The beginning of a cancer journey is often very overwhelming. This is the time when you will have the most questions. A this time, some of the information may be difficult to process and you must decide how much information you want upfront. Remember, your healthcare team is available to answer all of your concerns and you need to be mentally prepared to understand this important information. You may want to bring a friend to your first appointment to help you understand and remember all the new information.
1. Can you determine the stage of my cancer at this time? What further tests are needed for staging?
Rationale: Oftentimes staging cannot be determined from a CT scan alone, further testing may be needed for the most accurate diagnosis which will guide treatment decisions.
2. Has the cancer spread (or "metastasized")? Where has it spread to? How does it change the treatment plan?
Rationale: Cancer can spread locally or distantly. Local spread infiltrates tissues near the stomach (e.g. the lymph nodes), while distant metastasis means that the cancer has spread to distant organs (e.g. the liver). The degree of spread can affect treatment options.
3. How much experience do you have in treating stomach cancer?
Rationale: This is an important question to ask your healthcare team and particularly your surgeon. An experienced healthcare team will improve the quality of your care. It is important to be your own advocate and request care from a qualified team. Please note that in more remote areas, your team may have limited experience in treating stomach cancer. It is up to you as the patient to decide how to proceed. For example, a technically skilled surgeon can improve your survival but to get access to this surgeon you may have to travel or wait on a wait list .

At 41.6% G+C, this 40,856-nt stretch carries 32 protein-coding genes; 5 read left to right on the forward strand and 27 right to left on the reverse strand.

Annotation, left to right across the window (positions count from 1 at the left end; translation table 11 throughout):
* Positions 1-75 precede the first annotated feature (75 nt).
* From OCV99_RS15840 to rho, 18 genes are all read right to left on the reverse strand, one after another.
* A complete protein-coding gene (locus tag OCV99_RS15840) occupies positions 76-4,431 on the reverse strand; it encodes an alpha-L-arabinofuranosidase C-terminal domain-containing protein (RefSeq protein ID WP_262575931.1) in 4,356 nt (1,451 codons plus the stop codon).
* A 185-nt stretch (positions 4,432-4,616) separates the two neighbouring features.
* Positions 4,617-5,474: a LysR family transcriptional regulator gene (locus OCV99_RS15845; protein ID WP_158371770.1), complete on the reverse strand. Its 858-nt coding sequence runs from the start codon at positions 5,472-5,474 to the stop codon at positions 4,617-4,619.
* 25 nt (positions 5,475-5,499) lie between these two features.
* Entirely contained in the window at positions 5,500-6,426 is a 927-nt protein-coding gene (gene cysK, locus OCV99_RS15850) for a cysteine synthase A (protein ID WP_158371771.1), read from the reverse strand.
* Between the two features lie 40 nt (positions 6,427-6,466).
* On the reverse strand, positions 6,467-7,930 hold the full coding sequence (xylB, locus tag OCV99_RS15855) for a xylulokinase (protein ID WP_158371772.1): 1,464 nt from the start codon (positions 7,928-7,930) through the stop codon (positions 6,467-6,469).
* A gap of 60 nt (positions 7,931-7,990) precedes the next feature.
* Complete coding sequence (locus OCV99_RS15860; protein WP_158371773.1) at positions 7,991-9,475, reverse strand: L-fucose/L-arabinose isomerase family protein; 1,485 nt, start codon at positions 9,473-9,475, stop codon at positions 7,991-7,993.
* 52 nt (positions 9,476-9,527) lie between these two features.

4. Do I qualify for surgery? Is the goal of surgery curative or palliative?
Rationale: Patients with early stage stomach cancer may be eligible for stomach removal surgery, called a gastrectomy. Later stage patients may need to get "neo-adjuvent chemotherapy," which is chemotherapy given before surgery to try to shrink the tumor size. Palliative surgery may be needed to remove a tumor that is causing symptoms. The intent of palliative surgery is to treat the symptom, but not to provide a cure.
5. Will I need to stay in the hospital after my treatment? How should I prepare for hospitalization? How long do I need to stay? How can I arrange home care?
Rationale: Certain treatments may require hospitalization. Some hospitalization may be planned (e.g. after surgery), whereas other hospitalization may be unplanned (e.g. complications). Home care may be arranged in certain instances.